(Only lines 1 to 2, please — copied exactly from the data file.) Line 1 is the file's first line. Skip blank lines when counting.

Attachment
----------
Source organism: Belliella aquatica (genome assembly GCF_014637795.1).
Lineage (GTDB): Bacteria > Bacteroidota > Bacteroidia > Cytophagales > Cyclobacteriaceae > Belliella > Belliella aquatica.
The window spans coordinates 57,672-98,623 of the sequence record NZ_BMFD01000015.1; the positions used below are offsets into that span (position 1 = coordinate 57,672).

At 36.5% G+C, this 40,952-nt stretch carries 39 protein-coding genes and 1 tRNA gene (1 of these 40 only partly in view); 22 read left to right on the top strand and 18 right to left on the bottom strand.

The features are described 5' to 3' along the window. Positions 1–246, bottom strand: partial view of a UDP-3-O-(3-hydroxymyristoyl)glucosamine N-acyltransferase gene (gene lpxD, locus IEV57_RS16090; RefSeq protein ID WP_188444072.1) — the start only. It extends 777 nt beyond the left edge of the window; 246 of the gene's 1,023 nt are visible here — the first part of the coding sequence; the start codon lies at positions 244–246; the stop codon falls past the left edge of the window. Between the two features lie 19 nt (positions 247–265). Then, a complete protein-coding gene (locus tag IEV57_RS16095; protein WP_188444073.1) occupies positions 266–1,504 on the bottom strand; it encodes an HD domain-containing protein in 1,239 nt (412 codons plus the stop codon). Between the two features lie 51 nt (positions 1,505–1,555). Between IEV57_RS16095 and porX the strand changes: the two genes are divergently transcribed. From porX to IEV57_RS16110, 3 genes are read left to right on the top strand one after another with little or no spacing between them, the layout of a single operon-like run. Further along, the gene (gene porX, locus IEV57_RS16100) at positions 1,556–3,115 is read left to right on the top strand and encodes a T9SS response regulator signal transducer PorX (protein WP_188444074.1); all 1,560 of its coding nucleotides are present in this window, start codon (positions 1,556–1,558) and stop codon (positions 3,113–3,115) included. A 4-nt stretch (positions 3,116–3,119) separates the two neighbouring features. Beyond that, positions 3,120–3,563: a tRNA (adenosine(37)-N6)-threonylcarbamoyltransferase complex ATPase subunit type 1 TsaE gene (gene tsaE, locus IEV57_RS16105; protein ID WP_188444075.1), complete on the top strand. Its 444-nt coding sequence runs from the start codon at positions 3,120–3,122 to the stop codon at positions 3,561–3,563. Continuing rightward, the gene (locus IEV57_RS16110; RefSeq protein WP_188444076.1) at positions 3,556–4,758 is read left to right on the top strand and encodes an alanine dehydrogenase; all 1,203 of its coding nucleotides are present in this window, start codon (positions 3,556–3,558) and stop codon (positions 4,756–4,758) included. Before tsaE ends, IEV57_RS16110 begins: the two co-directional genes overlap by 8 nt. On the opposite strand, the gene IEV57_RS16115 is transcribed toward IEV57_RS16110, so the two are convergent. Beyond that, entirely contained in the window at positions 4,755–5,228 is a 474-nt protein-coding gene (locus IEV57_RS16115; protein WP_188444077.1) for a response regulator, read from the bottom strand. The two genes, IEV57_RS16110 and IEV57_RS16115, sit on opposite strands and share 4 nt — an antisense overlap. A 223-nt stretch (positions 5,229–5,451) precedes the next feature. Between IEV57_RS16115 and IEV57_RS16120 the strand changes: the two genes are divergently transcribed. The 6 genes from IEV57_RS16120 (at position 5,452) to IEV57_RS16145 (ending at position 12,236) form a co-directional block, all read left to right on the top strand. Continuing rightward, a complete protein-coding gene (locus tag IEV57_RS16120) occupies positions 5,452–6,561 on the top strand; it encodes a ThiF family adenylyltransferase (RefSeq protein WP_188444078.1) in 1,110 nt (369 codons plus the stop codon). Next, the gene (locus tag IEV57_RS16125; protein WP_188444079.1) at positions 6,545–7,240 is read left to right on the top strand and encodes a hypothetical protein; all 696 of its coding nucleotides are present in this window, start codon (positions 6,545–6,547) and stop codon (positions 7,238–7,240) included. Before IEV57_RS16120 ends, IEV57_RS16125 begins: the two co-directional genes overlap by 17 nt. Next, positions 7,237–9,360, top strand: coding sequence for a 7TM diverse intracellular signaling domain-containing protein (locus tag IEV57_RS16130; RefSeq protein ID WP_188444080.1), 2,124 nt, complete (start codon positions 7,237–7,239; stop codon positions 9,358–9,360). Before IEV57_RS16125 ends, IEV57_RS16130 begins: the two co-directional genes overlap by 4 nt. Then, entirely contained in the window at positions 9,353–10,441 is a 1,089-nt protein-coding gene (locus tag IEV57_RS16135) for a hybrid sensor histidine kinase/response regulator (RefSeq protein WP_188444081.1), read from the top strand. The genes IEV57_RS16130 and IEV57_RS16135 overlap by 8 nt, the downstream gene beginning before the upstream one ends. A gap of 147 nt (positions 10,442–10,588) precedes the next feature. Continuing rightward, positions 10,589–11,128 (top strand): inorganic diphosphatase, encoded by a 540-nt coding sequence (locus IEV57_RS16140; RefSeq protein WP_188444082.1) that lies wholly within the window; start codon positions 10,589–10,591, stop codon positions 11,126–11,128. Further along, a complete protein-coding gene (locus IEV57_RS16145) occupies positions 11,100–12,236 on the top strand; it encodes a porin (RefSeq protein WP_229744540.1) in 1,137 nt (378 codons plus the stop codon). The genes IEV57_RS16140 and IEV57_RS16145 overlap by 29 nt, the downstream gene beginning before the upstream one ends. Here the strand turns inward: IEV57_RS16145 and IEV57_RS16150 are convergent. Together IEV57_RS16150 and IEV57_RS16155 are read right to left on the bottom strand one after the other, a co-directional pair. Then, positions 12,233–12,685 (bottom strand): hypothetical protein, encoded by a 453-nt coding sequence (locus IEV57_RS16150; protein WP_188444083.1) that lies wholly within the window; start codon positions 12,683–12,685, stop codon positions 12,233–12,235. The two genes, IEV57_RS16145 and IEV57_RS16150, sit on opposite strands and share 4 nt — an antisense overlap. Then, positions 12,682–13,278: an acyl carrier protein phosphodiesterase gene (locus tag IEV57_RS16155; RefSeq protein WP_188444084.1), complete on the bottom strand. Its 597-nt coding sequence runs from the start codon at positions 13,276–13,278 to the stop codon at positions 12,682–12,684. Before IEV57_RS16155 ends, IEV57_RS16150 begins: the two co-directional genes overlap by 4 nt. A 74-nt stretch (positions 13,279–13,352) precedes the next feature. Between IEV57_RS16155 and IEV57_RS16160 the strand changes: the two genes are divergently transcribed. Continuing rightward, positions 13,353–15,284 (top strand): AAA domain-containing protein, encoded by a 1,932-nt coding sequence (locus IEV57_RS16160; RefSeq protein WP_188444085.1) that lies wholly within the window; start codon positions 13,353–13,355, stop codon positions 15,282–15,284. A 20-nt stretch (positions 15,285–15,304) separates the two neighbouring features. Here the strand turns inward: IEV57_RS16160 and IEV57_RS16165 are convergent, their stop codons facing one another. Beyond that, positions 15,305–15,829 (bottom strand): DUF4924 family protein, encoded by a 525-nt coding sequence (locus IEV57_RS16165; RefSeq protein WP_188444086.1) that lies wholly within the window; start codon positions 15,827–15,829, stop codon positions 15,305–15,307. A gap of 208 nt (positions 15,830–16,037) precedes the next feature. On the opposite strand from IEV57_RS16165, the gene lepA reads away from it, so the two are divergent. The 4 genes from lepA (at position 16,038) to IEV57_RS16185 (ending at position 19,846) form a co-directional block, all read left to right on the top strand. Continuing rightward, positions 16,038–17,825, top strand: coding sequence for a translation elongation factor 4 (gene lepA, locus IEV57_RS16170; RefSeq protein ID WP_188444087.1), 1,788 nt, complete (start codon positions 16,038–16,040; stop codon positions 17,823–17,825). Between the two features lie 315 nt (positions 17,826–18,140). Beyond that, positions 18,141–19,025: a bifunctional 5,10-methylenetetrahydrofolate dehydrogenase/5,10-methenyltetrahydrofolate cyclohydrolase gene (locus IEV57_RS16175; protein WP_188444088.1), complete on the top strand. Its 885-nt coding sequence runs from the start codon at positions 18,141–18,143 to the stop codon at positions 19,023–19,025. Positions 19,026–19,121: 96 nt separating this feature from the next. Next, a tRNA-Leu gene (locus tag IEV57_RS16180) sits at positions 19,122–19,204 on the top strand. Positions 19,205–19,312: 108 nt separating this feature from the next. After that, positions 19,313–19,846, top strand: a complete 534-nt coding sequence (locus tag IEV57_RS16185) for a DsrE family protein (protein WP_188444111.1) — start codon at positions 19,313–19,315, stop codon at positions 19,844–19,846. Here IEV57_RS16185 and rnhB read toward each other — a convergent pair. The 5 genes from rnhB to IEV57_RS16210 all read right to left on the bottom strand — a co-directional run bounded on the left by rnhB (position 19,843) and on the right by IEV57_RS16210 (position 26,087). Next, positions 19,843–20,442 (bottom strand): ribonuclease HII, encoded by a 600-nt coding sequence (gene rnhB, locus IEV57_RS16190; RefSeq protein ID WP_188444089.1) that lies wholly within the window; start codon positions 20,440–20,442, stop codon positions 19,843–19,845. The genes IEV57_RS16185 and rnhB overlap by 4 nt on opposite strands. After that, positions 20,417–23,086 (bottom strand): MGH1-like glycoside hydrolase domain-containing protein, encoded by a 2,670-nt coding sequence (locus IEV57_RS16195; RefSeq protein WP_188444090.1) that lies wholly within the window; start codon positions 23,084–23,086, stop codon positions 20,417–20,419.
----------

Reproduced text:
Source organism: Belliella aquatica (genome assembly GCF_014637795.1).
Lineage (GTDB): Bacteria > Bacteroidota > Bacteroidia > Cytophagales > Cyclobacteriaceae > Belliella > Belliella aquatica.